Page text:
Provision of accurate earnings statements with clear and lawful deductions; and
Requirement that employers provide workers with copies of job orders no later than the time at which the worker applies for the visa, if the worker is departing directly from his or her home country, and display a poster describing employee rights and protections in English and another language common to the workers at the work site.
Members of the public were invited to submit comments on this proposed rule via the federal e-rulemaking portal up to May 17, 2011. The DOL is expected to publish the final rule in July 2011.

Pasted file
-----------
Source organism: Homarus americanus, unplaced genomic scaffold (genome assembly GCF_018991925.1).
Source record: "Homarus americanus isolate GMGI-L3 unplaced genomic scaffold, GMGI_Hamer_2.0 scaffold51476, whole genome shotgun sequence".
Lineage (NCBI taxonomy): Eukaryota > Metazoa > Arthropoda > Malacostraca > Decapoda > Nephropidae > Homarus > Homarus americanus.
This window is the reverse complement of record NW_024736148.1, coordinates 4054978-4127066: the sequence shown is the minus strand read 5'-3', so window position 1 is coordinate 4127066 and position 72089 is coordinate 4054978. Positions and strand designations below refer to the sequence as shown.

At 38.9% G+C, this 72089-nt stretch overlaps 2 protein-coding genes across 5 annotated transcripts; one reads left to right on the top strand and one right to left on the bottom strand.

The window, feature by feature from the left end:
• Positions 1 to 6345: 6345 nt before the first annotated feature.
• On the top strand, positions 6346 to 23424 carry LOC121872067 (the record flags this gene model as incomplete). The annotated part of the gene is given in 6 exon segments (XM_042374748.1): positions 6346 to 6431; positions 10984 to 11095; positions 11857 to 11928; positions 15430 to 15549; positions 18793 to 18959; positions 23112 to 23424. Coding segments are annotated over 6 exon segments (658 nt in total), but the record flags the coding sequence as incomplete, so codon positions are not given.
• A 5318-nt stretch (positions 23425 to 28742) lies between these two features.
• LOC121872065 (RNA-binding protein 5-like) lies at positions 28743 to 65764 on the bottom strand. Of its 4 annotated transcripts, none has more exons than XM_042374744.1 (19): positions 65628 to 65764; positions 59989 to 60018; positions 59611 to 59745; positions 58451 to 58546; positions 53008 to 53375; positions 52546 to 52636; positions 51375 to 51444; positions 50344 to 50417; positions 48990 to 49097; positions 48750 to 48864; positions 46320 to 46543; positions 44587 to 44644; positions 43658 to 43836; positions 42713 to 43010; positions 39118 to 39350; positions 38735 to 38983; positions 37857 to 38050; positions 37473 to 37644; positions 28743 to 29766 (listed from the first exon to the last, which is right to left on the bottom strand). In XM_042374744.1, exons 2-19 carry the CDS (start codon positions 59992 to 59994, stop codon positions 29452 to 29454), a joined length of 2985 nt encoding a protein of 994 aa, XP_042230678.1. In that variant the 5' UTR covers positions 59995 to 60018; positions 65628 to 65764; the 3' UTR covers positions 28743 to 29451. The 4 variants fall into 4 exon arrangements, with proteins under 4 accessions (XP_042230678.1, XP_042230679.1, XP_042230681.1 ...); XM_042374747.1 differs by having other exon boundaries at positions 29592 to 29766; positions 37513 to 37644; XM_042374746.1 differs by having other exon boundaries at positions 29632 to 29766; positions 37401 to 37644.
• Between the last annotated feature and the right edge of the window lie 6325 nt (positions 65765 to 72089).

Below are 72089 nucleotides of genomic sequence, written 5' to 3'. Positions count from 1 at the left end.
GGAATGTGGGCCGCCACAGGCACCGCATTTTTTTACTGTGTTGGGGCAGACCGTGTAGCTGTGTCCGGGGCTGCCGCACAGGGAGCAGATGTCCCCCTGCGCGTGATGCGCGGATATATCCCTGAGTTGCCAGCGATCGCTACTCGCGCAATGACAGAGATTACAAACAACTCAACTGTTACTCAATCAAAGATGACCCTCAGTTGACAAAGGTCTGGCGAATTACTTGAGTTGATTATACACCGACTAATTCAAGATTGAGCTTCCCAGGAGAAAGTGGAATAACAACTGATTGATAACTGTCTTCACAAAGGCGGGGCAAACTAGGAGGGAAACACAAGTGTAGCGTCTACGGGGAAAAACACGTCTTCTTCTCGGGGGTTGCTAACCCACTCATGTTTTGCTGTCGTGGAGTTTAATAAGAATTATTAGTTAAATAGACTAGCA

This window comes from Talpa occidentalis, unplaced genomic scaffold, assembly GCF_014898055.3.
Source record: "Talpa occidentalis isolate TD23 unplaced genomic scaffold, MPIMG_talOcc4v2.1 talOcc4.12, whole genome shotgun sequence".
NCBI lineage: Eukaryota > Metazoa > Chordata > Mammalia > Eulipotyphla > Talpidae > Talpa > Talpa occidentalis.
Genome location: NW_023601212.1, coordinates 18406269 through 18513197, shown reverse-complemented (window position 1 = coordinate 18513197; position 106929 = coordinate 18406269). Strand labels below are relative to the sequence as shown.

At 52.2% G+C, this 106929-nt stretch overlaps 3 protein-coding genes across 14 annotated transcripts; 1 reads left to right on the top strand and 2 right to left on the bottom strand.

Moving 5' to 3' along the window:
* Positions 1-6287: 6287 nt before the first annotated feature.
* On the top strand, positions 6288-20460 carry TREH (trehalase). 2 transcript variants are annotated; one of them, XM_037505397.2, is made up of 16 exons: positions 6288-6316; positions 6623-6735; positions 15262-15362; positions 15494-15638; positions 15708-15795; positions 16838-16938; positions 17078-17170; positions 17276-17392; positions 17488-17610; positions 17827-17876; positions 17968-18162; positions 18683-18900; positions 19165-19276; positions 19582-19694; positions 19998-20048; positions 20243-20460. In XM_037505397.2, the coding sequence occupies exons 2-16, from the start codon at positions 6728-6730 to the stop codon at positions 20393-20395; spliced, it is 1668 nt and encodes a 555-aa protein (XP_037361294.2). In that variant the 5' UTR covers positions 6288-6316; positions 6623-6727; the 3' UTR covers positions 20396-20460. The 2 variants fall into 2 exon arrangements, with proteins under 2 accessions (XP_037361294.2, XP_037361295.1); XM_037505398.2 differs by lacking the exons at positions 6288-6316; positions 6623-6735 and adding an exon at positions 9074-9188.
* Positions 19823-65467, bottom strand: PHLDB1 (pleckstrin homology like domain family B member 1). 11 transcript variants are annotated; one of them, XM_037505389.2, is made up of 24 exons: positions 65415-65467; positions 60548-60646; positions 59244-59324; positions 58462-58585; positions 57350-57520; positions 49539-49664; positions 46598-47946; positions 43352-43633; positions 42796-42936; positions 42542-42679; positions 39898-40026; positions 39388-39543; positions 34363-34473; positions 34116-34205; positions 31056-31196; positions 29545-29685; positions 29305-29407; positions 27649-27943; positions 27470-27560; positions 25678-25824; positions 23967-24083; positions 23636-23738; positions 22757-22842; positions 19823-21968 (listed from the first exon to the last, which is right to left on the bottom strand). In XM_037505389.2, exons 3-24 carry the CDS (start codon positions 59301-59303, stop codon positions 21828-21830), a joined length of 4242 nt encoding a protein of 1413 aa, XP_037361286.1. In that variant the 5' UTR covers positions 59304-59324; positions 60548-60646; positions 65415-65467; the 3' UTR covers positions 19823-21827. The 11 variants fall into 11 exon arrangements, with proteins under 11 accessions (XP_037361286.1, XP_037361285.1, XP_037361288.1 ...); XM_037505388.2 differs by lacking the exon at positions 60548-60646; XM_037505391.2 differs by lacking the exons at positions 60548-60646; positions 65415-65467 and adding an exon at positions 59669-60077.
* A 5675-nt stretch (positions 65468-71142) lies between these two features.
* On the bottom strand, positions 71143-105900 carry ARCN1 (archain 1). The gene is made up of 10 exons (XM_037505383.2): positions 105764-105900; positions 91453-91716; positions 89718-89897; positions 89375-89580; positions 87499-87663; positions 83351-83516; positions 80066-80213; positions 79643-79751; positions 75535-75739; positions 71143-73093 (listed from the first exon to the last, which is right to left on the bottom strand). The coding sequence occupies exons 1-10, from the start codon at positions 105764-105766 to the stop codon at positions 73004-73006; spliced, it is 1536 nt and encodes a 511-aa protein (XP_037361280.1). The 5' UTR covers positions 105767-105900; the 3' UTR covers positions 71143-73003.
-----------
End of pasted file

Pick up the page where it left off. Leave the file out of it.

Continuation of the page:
The upshot of the proposed rule changes is that the H-2B program will become more burdensome (and likely impracticable) for hospitality employers to participate in the program. The DOL already is targeting H-2B hospitality employers through its Plan/Prevent/Protect initiative (akin to a DOL wage and hour audit except it is initiated without a claim by a current or former employee) and H-2B employers must now offer the arithmetic mean wage, an artificially high wage that does not necessarily reflect the market wages, particularly for entry level and unskilled positions. The proposed additional requirements, in particular the three-fourths guarantee (essentially guaranteeing that each H-2B worker as well as the U.S. workers hired during the recruitment process must receive three-fourths of the season’s wage at artificially high levels) and the “corresponding employment” requirement that U.S. employees in the same or similar occupations (sharing some of the same duties) also must receive the same transportation, subsistence and wages as the H-2B workers, will likely cause many hospitality employers to look at other options such as J-1 exchange visitor visas (summer/work travel) and undocumented workers (who appear to have acceptable documents for I-9 purposes).